Special to the Reporter
AUSTIN — Widespread fall and winter precipitation should make for an excellent wildflower season in much of Texas.
That’s according to Dr. Damon Waitt, senior botanist of the Lady Bird Johnson Wildflower Center at The University of Texas at Austin.
"The return of El Niño last summer brought much needed relief from the extraordinary drought conditions we have been experiencing since the fall of 2007," Waitt said. He noted that the ocean-driven weather system brought extensive, consistent rain from mid-fall into spring.
Unusually heavy snows in February also brought precipitation.
"These rainfall patterns should make for exceptional early and late spring wildflower displays in many regions of Texas,” Waitt said.
Texas bluebonnets are prepping to bloom along roadways and in gardens in Somervell County. Bluebonnets already have been sighted in the Texas Hill Country around San Antonio, New Braunfels and Austin.
Drummond phlox, another winter annual that grows in late fall-early winter and blooms in early spring, also should put on a dramatic show.
North Texas wildflowers will lag behind a few weeks because of its cooler weather, including last weekend’s dusting of snow. Besides Drummond phlox and Texas bluebonnet, other wildflowers to look for along roadsides and in fields include pink evening primrose, Indian paintbrush and prairie verbena.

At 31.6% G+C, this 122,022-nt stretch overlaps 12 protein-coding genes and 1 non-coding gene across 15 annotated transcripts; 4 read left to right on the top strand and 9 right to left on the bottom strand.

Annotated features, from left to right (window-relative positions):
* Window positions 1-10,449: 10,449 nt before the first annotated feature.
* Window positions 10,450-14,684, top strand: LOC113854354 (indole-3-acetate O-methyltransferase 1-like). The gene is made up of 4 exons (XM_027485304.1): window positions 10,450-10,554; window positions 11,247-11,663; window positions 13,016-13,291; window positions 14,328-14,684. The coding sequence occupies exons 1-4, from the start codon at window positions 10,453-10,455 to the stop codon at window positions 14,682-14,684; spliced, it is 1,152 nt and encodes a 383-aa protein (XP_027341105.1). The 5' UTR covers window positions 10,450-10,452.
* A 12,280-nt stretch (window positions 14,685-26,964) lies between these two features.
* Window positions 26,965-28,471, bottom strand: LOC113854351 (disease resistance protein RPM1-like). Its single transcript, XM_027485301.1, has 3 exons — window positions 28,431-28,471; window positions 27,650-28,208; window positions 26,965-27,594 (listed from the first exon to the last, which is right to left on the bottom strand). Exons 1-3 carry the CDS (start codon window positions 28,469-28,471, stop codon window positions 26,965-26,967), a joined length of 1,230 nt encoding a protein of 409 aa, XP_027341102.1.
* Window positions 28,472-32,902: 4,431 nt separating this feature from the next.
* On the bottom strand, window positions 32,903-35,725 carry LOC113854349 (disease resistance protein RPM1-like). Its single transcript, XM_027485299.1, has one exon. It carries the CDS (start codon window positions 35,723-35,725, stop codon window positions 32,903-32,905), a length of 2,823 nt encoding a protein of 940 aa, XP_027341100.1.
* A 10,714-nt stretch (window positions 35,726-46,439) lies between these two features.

Thousands of Texas bluebonnets will flower in upcoming weeks in the gardens and meadows of the Wildflower Center. It provides comfortable, safe spots for Texans' traditional baby-in-the-bluebonnets picture.
The center's extensive online resources also include a wildflower quiz to test participants' skill at identifying 12 Texas natives: http://www.wildflower.org/collections/quiz.php
To learn more about North American wildflowers, search the Wildflower Center's Native Plant Database at: http://www.wildflower.org/plants/. To locate national distributors of wildflower plants and seeds, visit the search engine at: http://www.wildflower.org/suppliers/.
Send your best wildflower photos to the Glen Rose Reporter at email@example.com. Include your name for a photo credit and the exact location. We’ll publish them in future issues.